WOMEN ARE MORE VULNERABLE TO WATER SCARCITY EFFECTS


By: Liapeng Raliengoane

Despite Lesotho boasting abundant water and thus being known as the water tower of Africa, it is a struggle to get water in some communities due to among other issues: extreme climatic factors and human activities.

‘Malethole Lekarapa from Malimong, Ha-Motsieloa in Berea said that at her village, they used to get water from a spring next to her house but the spring has tried up and they now fetch water from the nearest village’s tank which takes about 30 minutes to reach.

She also explained that due to the distance and geographic location, one needs to have a donkey to go fetch water from that tank.  She stated, “in order to get water, we have to wake up very early or at least go to the water tank in the middle of the night. Most of the time, the queue at the tank is heart-wrenching as the tank serves the population from two huge villages. We prioritize when it comes to water usage especially bathing and washing vegetables.”

Lerotholi Polytechnic Water and Engineering Lecturer ‘Mabotle Maphika emphasized that water scarcity is a shortage of water for day-to-day activities, caused by an uneven distribution of water. She declared that even in places where there is a relatively abundant amount of water, scarcity can still exist.

She indicated that the problem is that water scarcity has a great impact on the health and well-being of people. People with lack of water, walk longer distances to get water using jerry cans that will be stored in houses for many days and this results in the breeding mosquitos that may cause waterborne diseases such as Malaria, Cholera and Dengue amongst many other diseases.

“Many times, the safety of water for bathing is overlooked and this affects women and girls in their reproduction related health issues experiencing vaginal infections due to protozoa, viruses and bacteria found in untreated water. Many people respond with a ‘no importance’ answer when asked if there is any importance of safe clean water for bathing. Nitrates from fertilizers tend to reach the ground water bodies, and if this water is consumed by babies with nitrate at the level above 50mg/L, they suffer from a blue-baby syndrome which is a deadly disease,” Maphika further declared.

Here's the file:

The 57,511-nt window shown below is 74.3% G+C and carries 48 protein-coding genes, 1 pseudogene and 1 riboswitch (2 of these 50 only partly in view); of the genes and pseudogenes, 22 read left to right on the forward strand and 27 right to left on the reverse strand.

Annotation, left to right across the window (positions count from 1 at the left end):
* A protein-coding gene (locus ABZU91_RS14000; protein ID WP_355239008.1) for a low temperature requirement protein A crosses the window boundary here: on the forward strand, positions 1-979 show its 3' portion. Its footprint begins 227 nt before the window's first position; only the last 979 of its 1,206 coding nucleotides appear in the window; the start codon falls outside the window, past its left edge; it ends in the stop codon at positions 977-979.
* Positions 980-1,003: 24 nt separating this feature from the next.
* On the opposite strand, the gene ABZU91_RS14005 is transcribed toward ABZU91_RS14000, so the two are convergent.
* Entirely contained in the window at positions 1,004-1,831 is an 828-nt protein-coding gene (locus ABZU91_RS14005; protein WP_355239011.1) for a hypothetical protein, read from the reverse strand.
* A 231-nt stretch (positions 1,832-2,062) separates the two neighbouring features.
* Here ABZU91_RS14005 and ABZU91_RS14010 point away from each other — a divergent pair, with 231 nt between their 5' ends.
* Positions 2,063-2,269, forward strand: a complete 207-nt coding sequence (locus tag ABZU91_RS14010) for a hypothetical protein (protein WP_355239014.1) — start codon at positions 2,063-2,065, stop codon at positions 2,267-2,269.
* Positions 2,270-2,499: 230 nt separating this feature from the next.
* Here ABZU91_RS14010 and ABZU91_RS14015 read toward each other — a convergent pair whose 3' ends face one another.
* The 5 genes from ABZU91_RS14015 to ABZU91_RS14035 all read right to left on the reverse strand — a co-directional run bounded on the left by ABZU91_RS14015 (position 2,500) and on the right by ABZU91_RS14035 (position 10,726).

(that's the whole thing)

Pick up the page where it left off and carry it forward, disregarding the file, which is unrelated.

On the 5th October 2021, World Meteorological Organization (WMO) released a report at Geneva on the State of Climate Services (Water) which states that water-related hazards like floods and droughts are increasing because of climate change and that the number of people suffering from water stress is expected to soar, exacerbated by population increase and decreasing availability.

According to figures cited in the report, 3.6 billion people had inadequate access to water at least one month per year in 2018. By 2050, this is expected to rise to more than five billion.

Overall, the world is seriously behind schedule on the UN Sustainable Development Goal No. 6 (SDG 6) to ensure availability and sustainable management of water and sanitation for all.

In 2020, 3.6 billion people lacked safely managed sanitation services, 2.3 billion lacked basic hygiene services and more than 2 billion live in water-stressed countries with lack of access to safe drinking water. 

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